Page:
Around the same time last year, I set out for this journey and stepped foot on my first international plane, expecting the best. After four months of being back in the U.S., only now do I feel like my Thai adventure is behind me. For a while, being home felt like I was waking up from a dream only to find that I was still asleep. I was stuck in a kind of limbo–my body was no longer in Thailand, but my heart was not yet in America.


Eight months in a foreign country is too a brief a time to claim to understand its culture. And I don’t. What I have, what I’ve gained and extracted, are just pieces. But I have learned enough to carry with me for now.

From a proud and generous people, I have learned the traditions, stories, and social norms that coalesce and define what it means to be Thai. And slowly, through my experiences, I taught myself what it means to be a foreigner, both observing and contributing in the middle of it all.

I have learned that the world and its problems are not black and white. Morality is the most nebulous of all human creations. Like anthropologist Stuart Shlegel, I began to realize “somewhere in my consciousness, the truth had finally taken hold of me that the rusty everyday patterns of our daily lives–what we believe, how we do things, whom we trust–really are no more than shared understandings in the society we were raised.”

My values and my beliefs about right and wrong were unwittingly entrenched in me. I had to accept and constantly remind myself that these were not truths; they were only my opinions. Over time, the line that used to clearly define my morality became blurred, loosening many of my rigidities along with it. But there are certain precepts on which I remain firm and certain norms that I may never be able to extricate from my molded mind.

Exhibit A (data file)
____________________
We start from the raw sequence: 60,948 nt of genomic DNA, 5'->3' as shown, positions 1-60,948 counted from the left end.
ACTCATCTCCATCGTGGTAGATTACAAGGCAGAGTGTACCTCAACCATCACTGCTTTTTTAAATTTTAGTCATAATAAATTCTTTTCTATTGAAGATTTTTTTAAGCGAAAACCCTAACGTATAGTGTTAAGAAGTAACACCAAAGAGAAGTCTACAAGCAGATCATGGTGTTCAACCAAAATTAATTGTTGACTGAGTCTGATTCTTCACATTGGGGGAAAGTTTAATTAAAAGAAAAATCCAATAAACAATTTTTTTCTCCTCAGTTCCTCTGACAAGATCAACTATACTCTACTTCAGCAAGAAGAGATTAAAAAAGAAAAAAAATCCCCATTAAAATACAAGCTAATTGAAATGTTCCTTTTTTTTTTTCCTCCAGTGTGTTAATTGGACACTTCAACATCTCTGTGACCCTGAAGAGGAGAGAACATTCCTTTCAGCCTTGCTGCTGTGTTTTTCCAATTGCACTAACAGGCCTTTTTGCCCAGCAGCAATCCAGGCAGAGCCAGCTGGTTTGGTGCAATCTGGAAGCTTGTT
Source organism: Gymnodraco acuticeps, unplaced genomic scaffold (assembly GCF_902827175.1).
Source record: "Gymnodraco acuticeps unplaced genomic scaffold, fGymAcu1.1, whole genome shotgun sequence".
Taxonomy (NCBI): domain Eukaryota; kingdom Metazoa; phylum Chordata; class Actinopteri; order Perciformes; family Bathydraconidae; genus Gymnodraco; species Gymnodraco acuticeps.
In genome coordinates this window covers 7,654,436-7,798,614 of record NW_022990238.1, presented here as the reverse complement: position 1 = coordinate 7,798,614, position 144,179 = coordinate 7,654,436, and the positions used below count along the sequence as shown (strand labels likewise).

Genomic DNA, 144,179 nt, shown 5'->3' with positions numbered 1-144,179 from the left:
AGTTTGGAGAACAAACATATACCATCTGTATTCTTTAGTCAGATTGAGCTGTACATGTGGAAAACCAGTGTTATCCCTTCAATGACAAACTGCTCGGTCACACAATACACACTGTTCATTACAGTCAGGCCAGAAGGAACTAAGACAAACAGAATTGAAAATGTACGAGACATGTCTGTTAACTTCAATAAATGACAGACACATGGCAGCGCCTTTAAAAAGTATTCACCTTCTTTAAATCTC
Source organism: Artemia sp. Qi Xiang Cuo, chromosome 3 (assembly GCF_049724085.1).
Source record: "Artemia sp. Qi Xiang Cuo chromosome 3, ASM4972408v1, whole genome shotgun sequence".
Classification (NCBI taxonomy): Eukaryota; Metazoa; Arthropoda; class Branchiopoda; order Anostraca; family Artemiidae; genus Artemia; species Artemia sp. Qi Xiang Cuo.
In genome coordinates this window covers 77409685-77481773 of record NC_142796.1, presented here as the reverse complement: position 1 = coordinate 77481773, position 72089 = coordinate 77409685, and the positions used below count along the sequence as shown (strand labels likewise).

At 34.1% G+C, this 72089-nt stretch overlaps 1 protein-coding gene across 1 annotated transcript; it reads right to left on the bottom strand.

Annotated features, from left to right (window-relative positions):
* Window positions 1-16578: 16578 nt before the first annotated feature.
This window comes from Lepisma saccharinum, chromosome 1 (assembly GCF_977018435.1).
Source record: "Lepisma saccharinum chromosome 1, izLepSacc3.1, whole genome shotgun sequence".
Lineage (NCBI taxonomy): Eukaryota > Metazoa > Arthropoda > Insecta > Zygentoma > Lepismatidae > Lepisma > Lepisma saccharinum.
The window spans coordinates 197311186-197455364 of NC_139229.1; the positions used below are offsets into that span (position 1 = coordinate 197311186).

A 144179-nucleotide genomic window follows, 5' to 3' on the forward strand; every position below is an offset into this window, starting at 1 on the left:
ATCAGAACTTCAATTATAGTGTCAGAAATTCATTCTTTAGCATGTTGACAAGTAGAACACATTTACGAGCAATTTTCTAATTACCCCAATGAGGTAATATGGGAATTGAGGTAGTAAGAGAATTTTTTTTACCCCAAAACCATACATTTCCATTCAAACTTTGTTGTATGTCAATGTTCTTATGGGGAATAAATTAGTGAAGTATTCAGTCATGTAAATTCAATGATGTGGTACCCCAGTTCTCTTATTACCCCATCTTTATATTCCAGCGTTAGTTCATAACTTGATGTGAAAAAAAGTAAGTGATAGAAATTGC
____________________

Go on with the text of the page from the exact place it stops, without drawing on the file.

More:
I may never get used to watching a teacher beat her students or a family of five precariously crammed on a motorbike. I may never feel comfortable bowing to a statue of Buddha or squatting inches from the floor to use the bathroom without toilet paper. I may never think bleaching your armpits makes you beautiful. And that’s ok.

I have learned the importance of being conscious about my choices. There is a universal responsibility of ethical behavior that is demanded of you when travel to a country you know nothing about. One cannot ride an elephant, or a buy a bracelet made from bombs or place a dollar bill in a four-year-old, outstretched palm without considering the implications.

I have learned the language–how to read it, write it, and speak it–a key to communion with the people I was living amongst and wanted so badly to understand. I have lived in the unattractive, unromantic parts of Thailand; I have explored the exotic paradises you see on postcards. I have known ugly faces and beautiful ones. I have played the role of tourist, teacher, vagrant, and local. I have blended in nicely and stuck out sorely. I have finally known what it means to be a minority, to be treated differently because of the color of my skin and to be disadvantaged by the stereotypes that exist outside of my control.

I was stronger and, many times, weaker than I ever thought I could be. I have been so overwhelmed by pure joy and contentment that my skin was not enough to contain my emotion. I have been disenchanted. And I spent more than one night thinking, So this is what it’s like to die. Many a desperate and hopeless situation has arisen. I have overcome them. And now, only now, I have overcome myself.














Josalin Saffer
Josalin Saffer is a freelance writer, blogger, and photographer from Atlanta, GA. Last year, she embarked on her first trip abroad as a second grade ESL teacher in Thailand. From these experiences she filled a blog with reflections, tribulations, and revelations that have forever changed her reality. She has a passion for adventure and traveling, always in search of new places, new faces, and new ways to live and love. You can read about her journey at: http://jaiyenjocumentary.wordpress.com/